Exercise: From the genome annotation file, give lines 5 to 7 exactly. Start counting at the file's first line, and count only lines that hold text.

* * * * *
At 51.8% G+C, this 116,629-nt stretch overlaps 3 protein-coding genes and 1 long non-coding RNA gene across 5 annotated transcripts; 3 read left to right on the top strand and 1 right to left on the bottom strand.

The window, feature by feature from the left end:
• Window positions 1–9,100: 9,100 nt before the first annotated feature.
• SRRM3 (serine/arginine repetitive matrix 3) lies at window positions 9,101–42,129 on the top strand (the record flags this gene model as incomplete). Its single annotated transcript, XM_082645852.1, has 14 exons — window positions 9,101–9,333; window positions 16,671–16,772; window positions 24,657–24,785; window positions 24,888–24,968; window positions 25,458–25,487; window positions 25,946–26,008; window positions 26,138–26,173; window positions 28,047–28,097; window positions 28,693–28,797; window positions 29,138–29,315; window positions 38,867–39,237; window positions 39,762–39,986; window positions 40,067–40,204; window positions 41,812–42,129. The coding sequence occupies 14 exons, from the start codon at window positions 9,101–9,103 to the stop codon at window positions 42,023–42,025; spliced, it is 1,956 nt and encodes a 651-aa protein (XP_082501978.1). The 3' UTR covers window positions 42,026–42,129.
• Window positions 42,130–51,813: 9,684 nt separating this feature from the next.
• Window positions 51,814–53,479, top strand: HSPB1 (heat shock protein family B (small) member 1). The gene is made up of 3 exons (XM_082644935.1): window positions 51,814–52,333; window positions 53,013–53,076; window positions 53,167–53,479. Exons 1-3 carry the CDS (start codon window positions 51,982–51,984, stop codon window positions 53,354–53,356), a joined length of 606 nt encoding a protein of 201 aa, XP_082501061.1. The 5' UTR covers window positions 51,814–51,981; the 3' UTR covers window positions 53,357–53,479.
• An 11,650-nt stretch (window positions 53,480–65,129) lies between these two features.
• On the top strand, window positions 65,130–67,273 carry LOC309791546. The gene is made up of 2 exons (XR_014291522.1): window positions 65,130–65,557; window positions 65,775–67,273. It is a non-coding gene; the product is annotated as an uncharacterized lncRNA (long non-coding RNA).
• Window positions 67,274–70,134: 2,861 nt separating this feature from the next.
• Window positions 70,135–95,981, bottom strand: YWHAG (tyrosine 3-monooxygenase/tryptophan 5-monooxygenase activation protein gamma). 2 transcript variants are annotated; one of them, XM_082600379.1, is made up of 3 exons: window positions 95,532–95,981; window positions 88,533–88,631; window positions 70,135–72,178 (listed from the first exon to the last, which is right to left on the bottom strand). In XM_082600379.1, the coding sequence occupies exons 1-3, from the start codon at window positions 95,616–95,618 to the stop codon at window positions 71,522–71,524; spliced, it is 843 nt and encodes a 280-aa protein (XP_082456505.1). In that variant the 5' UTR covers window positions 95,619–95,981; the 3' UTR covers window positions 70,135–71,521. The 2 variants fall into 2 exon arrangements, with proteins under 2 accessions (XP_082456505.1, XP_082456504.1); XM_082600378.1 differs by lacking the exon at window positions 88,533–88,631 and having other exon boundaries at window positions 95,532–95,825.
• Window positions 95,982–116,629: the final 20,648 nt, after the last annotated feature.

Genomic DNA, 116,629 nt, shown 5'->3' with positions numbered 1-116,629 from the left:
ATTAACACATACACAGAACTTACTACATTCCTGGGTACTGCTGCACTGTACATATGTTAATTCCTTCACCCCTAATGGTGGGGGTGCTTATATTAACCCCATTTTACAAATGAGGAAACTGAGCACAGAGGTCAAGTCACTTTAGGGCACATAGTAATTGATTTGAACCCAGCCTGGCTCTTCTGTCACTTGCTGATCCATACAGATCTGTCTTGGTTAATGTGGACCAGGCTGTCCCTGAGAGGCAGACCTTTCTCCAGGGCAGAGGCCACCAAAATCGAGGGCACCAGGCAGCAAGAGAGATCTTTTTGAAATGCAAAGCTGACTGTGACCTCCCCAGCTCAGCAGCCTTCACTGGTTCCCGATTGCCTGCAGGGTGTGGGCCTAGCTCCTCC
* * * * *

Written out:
• Window positions 42,130–51,813: 9,684 nt separating this feature from the next.
• Window positions 51,814–53,479, top strand: HSPB1 (heat shock protein family B (small) member 1). The gene is made up of 3 exons (XM_082644935.1): window positions 51,814–52,333; window positions 53,013–53,076; window positions 53,167–53,479. Exons 1-3 carry the CDS (start codon window positions 51,982–51,984, stop codon window positions 53,354–53,356), a joined length of 606 nt encoding a protein of 201 aa, XP_082501061.1. The 5' UTR covers window positions 51,814–51,981; the 3' UTR covers window positions 53,357–53,479.
• An 11,650-nt stretch (window positions 53,480–65,129) lies between these two features.